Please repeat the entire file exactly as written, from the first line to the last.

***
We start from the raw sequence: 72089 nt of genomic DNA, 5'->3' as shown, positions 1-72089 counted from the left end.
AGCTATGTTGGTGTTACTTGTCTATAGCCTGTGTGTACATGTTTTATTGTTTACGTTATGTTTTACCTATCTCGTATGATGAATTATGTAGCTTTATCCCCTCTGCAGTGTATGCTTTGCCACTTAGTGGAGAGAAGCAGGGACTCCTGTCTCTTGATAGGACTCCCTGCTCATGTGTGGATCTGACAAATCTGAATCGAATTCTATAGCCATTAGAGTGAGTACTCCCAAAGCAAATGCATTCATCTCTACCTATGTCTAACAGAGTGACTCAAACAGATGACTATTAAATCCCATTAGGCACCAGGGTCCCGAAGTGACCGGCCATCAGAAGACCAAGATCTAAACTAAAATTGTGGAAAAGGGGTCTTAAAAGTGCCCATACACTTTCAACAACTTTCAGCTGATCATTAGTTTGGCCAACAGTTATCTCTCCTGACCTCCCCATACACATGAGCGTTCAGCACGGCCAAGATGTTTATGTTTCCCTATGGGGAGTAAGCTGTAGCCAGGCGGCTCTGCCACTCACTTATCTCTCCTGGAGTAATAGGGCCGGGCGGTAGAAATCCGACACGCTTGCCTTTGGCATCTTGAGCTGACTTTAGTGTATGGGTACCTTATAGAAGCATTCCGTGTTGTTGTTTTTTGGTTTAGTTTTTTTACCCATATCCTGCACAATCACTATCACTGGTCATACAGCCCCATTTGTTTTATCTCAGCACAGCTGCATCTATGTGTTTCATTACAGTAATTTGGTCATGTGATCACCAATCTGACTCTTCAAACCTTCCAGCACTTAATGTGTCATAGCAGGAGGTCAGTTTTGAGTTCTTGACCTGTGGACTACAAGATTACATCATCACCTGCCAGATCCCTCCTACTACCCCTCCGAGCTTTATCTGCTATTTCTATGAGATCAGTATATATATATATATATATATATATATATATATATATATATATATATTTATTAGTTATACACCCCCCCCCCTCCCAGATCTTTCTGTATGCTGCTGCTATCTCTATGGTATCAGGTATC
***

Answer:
We start from the raw sequence: 72089 nt of genomic DNA, 5'->3' as shown, positions 1-72089 counted from the left end.
AGCTATGTTGGTGTTACTTGTCTATAGCCTGTGTGTACATGTTTTATTGTTTACGTTATGTTTTACCTATCTCGTATGATGAATTATGTAGCTTTATCCCCTCTGCAGTGTATGCTTTGCCACTTAGTGGAGAGAAGCAGGGACTCCTGTCTCTTGATAGGACTCCCTGCTCATGTGTGGATCTGACAAATCTGAATCGAATTCTATAGCCATTAGAGTGAGTACTCCCAAAGCAAATGCATTCATCTCTACCTATGTCTAACAGAGTGACTCAAACAGATGACTATTAAATCCCATTAGGCACCAGGGTCCCGAAGTGACCGGCCATCAGAAGACCAAGATCTAAACTAAAATTGTGGAAAAGGGGTCTTAAAAGTGCCCATACACTTTCAACAACTTTCAGCTGATCATTAGTTTGGCCAACAGTTATCTCTCCTGACCTCCCCATACACATGAGCGTTCAGCACGGCCAAGATGTTTATGTTTCCCTATGGGGAGTAAGCTGTAGCCAGGCGGCTCTGCCACTCACTTATCTCTCCTGGAGTAATAGGGCCGGGCGGTAGAAATCCGACACGCTTGCCTTTGGCATCTTGAGCTGACTTTAGTGTATGGGTACCTTATAGAAGCATTCCGTGTTGTTGTTTTTTGGTTTAGTTTTTTTACCCATATCCTGCACAATCACTATCACTGGTCATACAGCCCCATTTGTTTTATCTCAGCACAGCTGCATCTATGTGTTTCATTACAGTAATTTGGTCATGTGATCACCAATCTGACTCTTCAAACCTTCCAGCACTTAATGTGTCATAGCAGGAGGTCAGTTTTGAGTTCTTGACCTGTGGACTACAAGATTACATCATCACCTGCCAGATCCCTCCTACTACCCCTCCGAGCTTTATCTGCTATTTCTATGAGATCAGTATATATATATATATATATATATATATATATATATATATATATATATTTATTAGTTATACACCCCCCCCCCTCCCAGATCTTTCTGTATGCTGCTGCTATCTCTATGGTATCAGGTATC